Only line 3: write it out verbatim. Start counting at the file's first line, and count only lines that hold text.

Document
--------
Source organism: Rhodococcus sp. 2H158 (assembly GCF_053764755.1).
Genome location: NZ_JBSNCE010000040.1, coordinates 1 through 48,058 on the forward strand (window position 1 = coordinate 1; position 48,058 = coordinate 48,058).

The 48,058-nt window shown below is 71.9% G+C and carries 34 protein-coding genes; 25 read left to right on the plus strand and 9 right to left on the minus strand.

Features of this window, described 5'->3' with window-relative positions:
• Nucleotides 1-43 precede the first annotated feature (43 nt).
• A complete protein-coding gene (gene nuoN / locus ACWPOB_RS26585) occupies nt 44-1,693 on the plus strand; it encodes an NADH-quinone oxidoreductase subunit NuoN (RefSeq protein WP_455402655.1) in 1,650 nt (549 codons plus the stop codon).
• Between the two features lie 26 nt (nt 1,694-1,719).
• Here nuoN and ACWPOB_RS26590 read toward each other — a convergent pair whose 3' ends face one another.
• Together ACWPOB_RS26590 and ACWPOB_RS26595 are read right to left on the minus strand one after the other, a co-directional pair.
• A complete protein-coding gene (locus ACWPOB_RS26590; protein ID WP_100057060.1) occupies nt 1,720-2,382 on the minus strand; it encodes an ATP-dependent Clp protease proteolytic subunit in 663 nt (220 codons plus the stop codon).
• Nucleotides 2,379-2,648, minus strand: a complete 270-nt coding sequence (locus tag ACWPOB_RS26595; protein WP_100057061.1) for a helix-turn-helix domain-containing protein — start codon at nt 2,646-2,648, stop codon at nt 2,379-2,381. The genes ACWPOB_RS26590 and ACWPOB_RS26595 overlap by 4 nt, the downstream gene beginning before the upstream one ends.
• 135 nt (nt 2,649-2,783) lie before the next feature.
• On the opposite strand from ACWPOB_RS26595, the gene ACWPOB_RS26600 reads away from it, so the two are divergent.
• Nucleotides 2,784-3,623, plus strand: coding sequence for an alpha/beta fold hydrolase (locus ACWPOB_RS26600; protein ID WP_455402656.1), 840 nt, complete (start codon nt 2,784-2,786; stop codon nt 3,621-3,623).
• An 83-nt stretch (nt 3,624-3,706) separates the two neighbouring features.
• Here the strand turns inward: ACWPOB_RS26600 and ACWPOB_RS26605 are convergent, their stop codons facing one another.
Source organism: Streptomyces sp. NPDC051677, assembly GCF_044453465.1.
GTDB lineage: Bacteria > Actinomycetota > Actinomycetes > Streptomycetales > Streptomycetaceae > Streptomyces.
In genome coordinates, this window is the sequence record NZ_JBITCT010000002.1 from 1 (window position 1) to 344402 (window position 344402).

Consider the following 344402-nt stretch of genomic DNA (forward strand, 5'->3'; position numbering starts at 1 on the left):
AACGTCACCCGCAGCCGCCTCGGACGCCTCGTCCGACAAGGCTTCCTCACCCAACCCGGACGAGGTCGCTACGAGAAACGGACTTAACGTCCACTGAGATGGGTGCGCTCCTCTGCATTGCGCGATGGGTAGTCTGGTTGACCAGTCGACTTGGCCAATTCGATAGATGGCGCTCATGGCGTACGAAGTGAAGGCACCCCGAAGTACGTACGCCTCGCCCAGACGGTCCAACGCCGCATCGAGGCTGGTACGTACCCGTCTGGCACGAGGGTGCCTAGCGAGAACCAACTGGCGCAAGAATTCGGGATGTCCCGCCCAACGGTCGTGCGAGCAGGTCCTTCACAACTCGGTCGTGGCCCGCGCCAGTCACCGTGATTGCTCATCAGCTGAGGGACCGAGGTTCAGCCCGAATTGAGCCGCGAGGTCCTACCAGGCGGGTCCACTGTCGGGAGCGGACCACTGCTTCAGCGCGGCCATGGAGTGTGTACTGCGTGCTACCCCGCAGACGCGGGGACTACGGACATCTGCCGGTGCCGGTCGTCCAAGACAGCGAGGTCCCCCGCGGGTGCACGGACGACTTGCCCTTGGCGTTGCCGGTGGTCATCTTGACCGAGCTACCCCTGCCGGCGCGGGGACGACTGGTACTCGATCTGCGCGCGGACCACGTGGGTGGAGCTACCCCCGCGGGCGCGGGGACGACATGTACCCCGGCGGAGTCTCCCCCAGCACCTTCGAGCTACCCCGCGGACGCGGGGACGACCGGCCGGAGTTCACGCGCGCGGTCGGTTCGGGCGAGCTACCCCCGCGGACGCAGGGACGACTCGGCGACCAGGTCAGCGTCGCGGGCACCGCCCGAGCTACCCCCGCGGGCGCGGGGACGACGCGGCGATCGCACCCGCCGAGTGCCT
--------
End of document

The 48,058-nt window shown below is 71.9% G+C and carries 34 protein-coding genes; 25 read left to right on the plus strand and 9 right to left on the minus strand.